When I was younger I had a great fear of the water. Growing up, although knowing how to swim, I didn't have much of a connection with it and couldn't wait for swim team season to be over (the one season I did). Two summers ago a close friend got me to come out to the Rose Bowl Aquatic Center. Right away it became a part of my physical routine first on a therapeutic level. That summer I had heightened feelings of anxiety and at the time the pool became the only thing to get me to a calm vibration. There is something about spending time in the water. Being completely immersed in a liquid that is somewhat covering and embracing every piece of your body. Possibly like laying in dirt, it’s as if you are giving the earth a hug. Basking in the all the wonders.
Swimming quickly took over my exercise routine, as a priority at times. Whether I made it for a mid day swim, which is my favorite time to go, or just ten minutes in between rehearsals I would feel as something was missing if I couldn't make it. It was also easy to fall in love when my time carrying out laps happened to be in a pristine outdoor olympic sized pool, not to mention that I live in Los Angeles. In one place, I am meditating, exercising, being outdoors and feeling tons of gratitude.
A few years ago I fell pretty hard performing which left me with a lower back prone to spams. I received incredible holistic treatment from Dr. Max in Los Feliz as well as the physical therapy of sorts I was providing myself every time I would enter the pool. The natural resistance and cardio that comes from being in the water is incredible. The lack of impact, while taking away the “chore” of doing a work out, makes it easy to perform a productive cross training exercise for dance. I believe the same would go for any other sport or art form.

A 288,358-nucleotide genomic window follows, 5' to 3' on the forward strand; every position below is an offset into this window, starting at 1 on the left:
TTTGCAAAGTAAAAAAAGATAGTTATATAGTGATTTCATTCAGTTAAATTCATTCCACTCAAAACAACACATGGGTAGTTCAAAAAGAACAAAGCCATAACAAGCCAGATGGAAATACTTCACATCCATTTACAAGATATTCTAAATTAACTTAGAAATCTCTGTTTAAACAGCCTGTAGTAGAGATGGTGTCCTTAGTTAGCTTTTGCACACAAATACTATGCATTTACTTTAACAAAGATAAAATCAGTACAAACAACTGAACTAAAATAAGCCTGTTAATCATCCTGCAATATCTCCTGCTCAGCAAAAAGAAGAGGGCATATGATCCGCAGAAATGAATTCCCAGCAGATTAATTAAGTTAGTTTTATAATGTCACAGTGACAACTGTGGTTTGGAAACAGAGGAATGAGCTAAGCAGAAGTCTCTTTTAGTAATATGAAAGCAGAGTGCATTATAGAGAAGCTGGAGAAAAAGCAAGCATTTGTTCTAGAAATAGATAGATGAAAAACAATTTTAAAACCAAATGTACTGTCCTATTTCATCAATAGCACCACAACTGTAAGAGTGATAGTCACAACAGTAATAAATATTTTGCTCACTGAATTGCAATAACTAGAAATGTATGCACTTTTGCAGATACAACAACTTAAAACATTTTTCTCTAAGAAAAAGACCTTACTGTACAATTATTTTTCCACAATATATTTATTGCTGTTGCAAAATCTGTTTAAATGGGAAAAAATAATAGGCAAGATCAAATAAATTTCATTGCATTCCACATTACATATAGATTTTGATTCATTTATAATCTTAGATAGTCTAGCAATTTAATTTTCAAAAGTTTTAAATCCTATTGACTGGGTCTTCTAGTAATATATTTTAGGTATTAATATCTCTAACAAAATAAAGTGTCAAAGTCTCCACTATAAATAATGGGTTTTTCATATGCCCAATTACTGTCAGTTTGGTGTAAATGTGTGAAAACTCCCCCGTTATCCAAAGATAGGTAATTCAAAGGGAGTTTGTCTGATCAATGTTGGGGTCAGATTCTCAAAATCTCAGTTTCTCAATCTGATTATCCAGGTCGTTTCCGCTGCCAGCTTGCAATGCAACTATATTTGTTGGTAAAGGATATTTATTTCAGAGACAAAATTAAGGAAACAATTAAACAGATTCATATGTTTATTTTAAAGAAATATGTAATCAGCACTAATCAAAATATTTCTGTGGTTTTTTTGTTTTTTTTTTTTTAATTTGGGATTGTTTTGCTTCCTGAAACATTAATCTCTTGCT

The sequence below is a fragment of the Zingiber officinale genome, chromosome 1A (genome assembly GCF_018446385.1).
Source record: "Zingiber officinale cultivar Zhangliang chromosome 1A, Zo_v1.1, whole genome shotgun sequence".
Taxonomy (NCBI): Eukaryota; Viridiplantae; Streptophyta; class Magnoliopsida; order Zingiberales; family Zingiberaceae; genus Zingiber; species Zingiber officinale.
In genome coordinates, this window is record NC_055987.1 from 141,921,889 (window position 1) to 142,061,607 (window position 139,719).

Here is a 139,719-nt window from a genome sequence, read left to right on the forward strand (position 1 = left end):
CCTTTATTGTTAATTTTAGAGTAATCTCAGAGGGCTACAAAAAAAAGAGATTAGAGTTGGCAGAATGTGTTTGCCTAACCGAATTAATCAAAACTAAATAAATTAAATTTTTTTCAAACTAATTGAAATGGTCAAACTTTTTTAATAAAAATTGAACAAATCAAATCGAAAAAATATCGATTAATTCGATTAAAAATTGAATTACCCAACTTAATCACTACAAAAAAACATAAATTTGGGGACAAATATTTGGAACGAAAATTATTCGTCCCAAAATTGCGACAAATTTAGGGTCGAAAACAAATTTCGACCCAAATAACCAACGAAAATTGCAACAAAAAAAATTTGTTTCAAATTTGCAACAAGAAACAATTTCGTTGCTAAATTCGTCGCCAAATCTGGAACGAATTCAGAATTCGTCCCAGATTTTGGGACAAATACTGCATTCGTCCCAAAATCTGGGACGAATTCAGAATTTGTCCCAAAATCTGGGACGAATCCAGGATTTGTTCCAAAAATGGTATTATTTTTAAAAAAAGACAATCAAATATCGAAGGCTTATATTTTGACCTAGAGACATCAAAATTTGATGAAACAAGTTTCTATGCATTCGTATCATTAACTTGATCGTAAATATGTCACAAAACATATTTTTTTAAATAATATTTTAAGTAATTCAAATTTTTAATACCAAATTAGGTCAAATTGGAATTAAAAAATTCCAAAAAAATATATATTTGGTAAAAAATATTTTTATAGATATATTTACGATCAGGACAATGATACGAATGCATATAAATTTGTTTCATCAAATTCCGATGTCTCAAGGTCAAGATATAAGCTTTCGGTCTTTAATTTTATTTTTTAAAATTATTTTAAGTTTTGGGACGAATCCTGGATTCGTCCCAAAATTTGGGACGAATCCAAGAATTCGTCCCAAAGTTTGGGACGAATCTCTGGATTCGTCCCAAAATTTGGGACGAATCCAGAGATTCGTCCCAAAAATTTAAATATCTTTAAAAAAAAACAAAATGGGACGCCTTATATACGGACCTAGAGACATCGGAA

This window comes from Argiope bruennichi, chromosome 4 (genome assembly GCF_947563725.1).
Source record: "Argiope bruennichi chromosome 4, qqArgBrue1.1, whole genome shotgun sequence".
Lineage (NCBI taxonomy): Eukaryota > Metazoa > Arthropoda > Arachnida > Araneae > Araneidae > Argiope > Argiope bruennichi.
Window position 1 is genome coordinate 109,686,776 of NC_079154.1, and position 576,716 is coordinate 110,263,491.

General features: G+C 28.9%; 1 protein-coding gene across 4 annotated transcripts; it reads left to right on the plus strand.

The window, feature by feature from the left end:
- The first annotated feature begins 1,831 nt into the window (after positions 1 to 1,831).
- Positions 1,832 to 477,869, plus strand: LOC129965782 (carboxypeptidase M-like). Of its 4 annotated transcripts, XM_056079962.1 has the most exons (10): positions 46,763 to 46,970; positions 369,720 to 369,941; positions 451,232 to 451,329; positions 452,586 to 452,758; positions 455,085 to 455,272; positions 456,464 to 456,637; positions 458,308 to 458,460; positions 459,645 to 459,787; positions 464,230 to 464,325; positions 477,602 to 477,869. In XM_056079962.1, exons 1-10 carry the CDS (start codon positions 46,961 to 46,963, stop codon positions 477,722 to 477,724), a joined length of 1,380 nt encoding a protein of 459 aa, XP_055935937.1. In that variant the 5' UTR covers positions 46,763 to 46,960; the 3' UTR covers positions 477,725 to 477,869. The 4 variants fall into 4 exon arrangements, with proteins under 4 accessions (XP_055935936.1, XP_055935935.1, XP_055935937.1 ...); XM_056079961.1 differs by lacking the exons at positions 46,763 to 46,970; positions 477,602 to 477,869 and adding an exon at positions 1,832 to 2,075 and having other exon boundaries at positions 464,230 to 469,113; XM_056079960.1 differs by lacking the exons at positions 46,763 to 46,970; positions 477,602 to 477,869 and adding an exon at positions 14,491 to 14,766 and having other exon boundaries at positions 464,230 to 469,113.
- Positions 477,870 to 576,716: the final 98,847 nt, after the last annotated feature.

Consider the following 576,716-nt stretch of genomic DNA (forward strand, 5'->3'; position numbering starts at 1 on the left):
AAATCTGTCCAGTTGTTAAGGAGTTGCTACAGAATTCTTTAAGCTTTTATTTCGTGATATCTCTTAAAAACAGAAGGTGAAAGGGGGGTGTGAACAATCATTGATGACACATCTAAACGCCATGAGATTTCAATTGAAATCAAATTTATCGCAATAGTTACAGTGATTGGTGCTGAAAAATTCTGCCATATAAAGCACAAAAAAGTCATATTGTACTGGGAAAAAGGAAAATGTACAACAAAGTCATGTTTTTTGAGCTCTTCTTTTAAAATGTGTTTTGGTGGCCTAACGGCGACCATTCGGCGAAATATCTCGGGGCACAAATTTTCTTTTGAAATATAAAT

The main stroke I perform is the breast stroke (froggy). Taking my time feeling out every part of each position invites me to enjoy the resistance the water gives. I have started incorporating the sensation of dancing in the water, while I am on my two feet in a studio or stage. Imagining I am moving through a constant matter that never ends adds such an incredible texture to movement. Finding the circles in life and most definitely in dance. The transformation in your transitions will be mind blowing.
Swimming has helped with an incredible amount of core strength growth. Before swimming i was close to having no core strength. Not at all an exaggeration. Corrections of relaxing my ribs, engaging my abdominals, and loosening my neck slowly started to dissipate as my time in the pool grew. My abdominals were engaging during bar without literally any thought. A dream it seemed to develop my leg using my lower abdominals to replace the stress I would put on my hip tendons. Now I have a solid base for my pirouettes, freedom in movement having a core energy source and my body has lengthened and defined effortlessly.
People normally ask me how many laps I swim. Personally I don't keep track. Although swimming is a cross training exercise, it is just that. An add on to improve my athletic build and agility for dance. Being a source of meditation I give myself more of a time limit to keep track of. On average I swim between 20 and 45 minutes. The pool, as is the ballet barre, I have found to be a sort of personal church.
Thank you for reading and please stay tuned for the next chapter of my cross training series.